DOMA And Voting Rights Act Decisions’ Impact On North Carolina
Two landmark decisions handed down by the United States Supreme Court last week could have serious implications for North Carolina. Justices struck down a key provision of the Voting Rights Act, leaving southern states free to pursue changes to election law without prior federal approval. The court also struck down the federal Defense of Marriage Act, saying that same-sex couples are entitled to the same benefits as heterosexual couples.
Neil Siegel, a professor of law and political science at Duke University said on The State of Things that the argument over the Voting Rights Act as it relates to North Carolina would be better served by research.
“I think this is an area in which it would be very nice to have more data and more evidence,” he said.
He says there is not clear evidence on whether minorities in the state are being disenfranchised by voter laws.
Jeanette Doran, executive director and general counsel for the North Carolina Institute for Constitutional Law said that when it comes to the Votings Rights Act, there is still plenty of teeth to the law. Some worry that the weakened Voting Rights Act wouldn’t protect against efforts like a Voter ID law, which may be used to disenfranchise certain voters. Proponents say the Voting ID law is necessary to prevent voter fraud. Others say that Voter ID wouldn’t stop fraud related to absentee ballots, one of the areas where fraud is most likely. They argue that this fact shows the move is a cynical one on the part of conservatives to prevent certain people from voting, and that would be unconstitutional. Doran said that wasn't a compelling argument.
“Just because the legislation doesn’t address every form of voter fraud, doesn’t mean it’s unconstitutional,” Doran said.
In addition to the Votings Rights Act and DOMA decisions, the high court also refused to consider a case relating to California’s Proposition 8 referendum. The law passed in 2008, making gay marriage illegal but was later declared unconstitutional by a lower court. State officials refused to take the case further, leaving it dead in the water, but a group of individuals decided to take on the case and appeal to the Supreme Court. The Supreme Court said the issue died when state officials declined to pursue further action. The Court’s refusal to act leaves gay marriage legal in California.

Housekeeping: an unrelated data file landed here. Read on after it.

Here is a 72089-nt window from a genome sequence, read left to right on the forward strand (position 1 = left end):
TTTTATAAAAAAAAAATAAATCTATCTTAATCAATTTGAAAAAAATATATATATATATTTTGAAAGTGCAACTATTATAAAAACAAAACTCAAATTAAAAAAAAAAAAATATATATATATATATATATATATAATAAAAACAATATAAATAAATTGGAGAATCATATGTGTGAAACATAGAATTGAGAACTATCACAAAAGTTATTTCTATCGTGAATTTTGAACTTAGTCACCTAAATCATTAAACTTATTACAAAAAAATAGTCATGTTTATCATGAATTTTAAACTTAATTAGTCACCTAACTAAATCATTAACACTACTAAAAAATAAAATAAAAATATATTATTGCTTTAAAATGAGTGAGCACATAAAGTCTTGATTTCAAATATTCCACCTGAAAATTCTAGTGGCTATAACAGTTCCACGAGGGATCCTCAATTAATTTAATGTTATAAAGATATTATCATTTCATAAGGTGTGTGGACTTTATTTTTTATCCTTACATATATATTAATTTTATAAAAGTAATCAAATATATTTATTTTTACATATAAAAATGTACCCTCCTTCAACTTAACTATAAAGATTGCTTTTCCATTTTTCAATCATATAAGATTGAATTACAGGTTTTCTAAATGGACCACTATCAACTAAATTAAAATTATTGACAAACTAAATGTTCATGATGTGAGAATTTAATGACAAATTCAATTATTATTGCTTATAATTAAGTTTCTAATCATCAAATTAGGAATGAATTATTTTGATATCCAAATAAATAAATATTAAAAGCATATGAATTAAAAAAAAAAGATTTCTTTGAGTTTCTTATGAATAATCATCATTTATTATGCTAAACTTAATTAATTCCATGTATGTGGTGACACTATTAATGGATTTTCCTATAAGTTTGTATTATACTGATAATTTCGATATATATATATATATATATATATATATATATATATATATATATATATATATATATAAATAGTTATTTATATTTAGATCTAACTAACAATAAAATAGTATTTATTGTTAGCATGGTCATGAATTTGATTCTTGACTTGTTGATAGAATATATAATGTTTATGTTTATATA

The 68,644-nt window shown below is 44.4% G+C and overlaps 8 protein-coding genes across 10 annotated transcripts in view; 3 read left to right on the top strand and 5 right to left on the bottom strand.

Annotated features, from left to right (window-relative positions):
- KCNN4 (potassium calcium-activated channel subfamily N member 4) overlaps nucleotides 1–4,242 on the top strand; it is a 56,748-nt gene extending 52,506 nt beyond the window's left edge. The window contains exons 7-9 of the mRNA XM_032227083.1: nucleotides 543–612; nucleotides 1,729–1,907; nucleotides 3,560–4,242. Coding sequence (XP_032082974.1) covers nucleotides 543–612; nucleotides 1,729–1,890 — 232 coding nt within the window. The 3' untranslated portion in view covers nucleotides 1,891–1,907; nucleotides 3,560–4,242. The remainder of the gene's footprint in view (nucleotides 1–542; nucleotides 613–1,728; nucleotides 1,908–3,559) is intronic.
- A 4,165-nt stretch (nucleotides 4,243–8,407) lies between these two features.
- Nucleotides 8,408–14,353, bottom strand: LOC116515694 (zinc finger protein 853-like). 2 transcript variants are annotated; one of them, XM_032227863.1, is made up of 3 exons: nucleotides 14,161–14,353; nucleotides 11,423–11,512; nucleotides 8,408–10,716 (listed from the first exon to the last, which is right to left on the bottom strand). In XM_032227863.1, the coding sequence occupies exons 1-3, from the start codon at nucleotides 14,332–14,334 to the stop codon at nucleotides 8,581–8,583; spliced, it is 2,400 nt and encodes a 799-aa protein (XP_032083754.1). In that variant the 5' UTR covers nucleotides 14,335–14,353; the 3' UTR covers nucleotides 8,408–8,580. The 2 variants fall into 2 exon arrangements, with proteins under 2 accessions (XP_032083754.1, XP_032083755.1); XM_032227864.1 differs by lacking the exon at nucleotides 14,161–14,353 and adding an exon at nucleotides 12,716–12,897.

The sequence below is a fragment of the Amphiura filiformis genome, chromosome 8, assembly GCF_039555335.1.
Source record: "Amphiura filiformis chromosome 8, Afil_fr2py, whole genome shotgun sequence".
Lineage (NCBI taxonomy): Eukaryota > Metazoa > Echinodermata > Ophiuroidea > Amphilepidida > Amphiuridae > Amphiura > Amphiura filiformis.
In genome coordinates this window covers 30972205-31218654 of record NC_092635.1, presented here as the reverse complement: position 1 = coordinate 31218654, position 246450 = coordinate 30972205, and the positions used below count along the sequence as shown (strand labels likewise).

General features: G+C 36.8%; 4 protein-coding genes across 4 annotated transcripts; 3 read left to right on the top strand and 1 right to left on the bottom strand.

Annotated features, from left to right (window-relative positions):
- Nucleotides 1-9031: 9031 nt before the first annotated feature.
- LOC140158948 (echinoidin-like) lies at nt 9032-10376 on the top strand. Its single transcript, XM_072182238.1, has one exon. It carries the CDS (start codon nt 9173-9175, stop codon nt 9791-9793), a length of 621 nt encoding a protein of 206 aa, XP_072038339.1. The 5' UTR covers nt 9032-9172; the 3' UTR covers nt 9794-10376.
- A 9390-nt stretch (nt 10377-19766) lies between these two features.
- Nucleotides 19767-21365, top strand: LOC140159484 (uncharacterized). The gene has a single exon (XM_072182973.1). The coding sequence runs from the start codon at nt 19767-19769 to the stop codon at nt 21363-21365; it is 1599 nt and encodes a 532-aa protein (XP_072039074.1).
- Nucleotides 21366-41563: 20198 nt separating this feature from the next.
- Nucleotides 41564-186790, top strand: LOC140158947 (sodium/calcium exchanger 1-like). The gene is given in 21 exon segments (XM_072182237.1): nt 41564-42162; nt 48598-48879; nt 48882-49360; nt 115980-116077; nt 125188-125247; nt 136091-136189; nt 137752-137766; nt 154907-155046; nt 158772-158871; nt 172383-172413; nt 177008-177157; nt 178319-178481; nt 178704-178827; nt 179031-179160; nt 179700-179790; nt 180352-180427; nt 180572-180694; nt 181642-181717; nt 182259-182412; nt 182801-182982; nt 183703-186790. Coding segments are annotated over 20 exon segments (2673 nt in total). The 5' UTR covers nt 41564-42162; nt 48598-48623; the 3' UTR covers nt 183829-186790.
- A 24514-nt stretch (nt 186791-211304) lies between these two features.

Irving Joyner, a professor of law at North Carolina Central University, said it is up to states to protect individual rights, and this ruling leaves places like California with the right to do so.
“The law gives the states the rights to make that determination,” he said. “…Are there rights for the minority view that should be respected and protected by the law?”
He added that he thinks that the state should protect the rights of minority opinions.
Michael Munger, a professor of political science, economics and public policy at Duke University, said that the political implications for both decisions could be interesting, but that the government still has to straddle a tough divide.
“A big problem in a democracy is that you have to balance two things,” Munger said. “The will of the majority and the rights of individuals.”
Audio for this segment will be posted by 3 p.m.